“The 3 camera set-up allowed coverage to be gotten quickly. That was cool! In a scene with lots of extras and a lot going on it was a cool way to shoot.”
What did you see and learn from working with and observing the other actors, primarily the series regulars or recurring actors with whom you worked?
“Caitlin Fitzgerald was warm and friendly and when I heard “action” I looked into her eyes and she was completely present and put any anxiety I had to rest. If she needed something or had a question, she stayed grounded and genuine.”
-Andrea Gwynnel Morgan
“I spent quite a bit of my time on set with Annaleigh Ashford, who was in the scene I was in. She was so kind, generous, and funny, and she really embodied so much about what I hope I always remember to be on any set I have the privilege to be on. She never gave any less of her performance even when it wasn’t her coverage, and she respected everyone’s time and hard work. It made me so happy to see a series regular, who has been on a successful show for several years now, still approach every moment of her job as an opportunity to play and share.”
“It was such an amazing experience to watch Michael work. He is such a professional. His interactions with the director were incredible and really let me see a collaboration and negotiation that you don’t always see on set.”
“All of the regulars I saw work were incredible and gave honest and real performances. They were prepared and able to very quickly and naturally deliver what was necessary. I observed in Michael particularly, precision. He knew exactly where he wanted to be and why it was important to be there. There was a real sense of purpose and precision in his work.”
“In my scene with Lizzy Caplan, I watched her go from rehearsal to shooting… and being the absolute pro that she is, she was not only able to memorize her lines in time, but also perform them impeccably. She ran through the scene several times in rehearsal, took the director’s notes as she went, even suggested some of her own—and by the time cameras were rolling, she was not only ready to go—she was exceptional!”
What felt foreign? What felt like home?
“Every new gig feels a little foreign, it’s not my home etc. But what always feels like home is my knowing myself as an artist and my constant inherent feeling of belonging. I think nurturing your artistic self outside of “work”, at The BGB Studio, at home, in life insures this, or at least makes it more likely.”
“I think the hair and wardrobe felt foreign to me for obvious reasons. But once I got to get into the world and play with the other actors, I felt very much at home.”
“Stepping into the environment for the first time and looking at the detail within the set (which was a Catholic school classroom), was new. And then for myself, just picking one item and personalizing it for myself so that the space became MY classroom. Which I know can sound like a silly actor thing, but for me is very helpful when I am stepping on to a set I’ve never seen before. What felt like home? Those moments between “ACTION” and “CUT” Doing the work- that’s ALWAYS when I feel at home. Now, if only I can make myself feel that way about auditions!”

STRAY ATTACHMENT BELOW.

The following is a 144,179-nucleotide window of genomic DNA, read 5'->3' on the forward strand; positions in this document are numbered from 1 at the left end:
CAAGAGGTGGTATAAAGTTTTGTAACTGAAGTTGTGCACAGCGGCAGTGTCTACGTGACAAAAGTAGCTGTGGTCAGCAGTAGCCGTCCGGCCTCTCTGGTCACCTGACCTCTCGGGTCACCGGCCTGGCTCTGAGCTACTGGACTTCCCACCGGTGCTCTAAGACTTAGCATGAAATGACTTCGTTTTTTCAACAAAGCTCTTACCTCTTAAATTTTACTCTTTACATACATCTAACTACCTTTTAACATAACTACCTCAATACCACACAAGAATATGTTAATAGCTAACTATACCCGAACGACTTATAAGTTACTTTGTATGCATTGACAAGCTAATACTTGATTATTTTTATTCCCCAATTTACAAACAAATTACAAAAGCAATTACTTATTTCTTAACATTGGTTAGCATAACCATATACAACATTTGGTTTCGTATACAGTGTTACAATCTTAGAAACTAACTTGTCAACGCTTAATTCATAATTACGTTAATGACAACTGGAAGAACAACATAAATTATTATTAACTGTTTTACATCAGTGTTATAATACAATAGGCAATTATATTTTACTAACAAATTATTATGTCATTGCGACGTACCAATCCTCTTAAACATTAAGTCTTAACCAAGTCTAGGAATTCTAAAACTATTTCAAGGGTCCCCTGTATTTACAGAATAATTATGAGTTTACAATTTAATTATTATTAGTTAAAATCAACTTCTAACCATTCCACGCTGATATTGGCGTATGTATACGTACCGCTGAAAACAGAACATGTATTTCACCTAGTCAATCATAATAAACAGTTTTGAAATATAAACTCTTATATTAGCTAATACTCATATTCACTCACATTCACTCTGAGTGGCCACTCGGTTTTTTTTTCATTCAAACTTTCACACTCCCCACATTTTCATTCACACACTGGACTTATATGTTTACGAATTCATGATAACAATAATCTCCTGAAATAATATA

“Nothing really felt foreign. The ease with which cast and especially the crew, were willing to embrace and support me, created a great vibe and helped me feel good about the work. I felt at home!”
-John Gleeson Connolly
What’s your take-away?
“Always bring your best self to the work to collaborate with other like-minded artists and together extraordinary things are possible and likely.”
-Andrea Gwynnel Morgan
“My take-away was that I was thrilled to contribute to such a great show with such a kind and brilliant show-runner. It is an extra-special experience getting cast on something that you are a huge fan of already. But quite frankly, being so strongly supported by the casting office during the audition process (and all other auditions leading up to this episode) as well as the table-read kind of overshadowed the actual day of work.”
“All in all, I think the show is certainly one that is blessed with wonderful creative people, in addition to the amazing story it tells. I feel fortunate to have gotten to be a small part of that whole.”
“I had a blast playing Hef and I think it was contagious. Everybody seemed to get in on the fun. I hope it all comes through in the final product. What an opportunity!”
-John Gleeson Connolly
“The takeaway from this experience is what I have been able to practice more and more with my work at BGB and that is to always trust yourself and your intuition once within the scene. We are tuned to notice people’s feelings and changes of emotion and if you base your work on that, you will always be truthful.”
Join the party! Masters of Sex on SHOWTIME . If you don’t swing, don’t ring!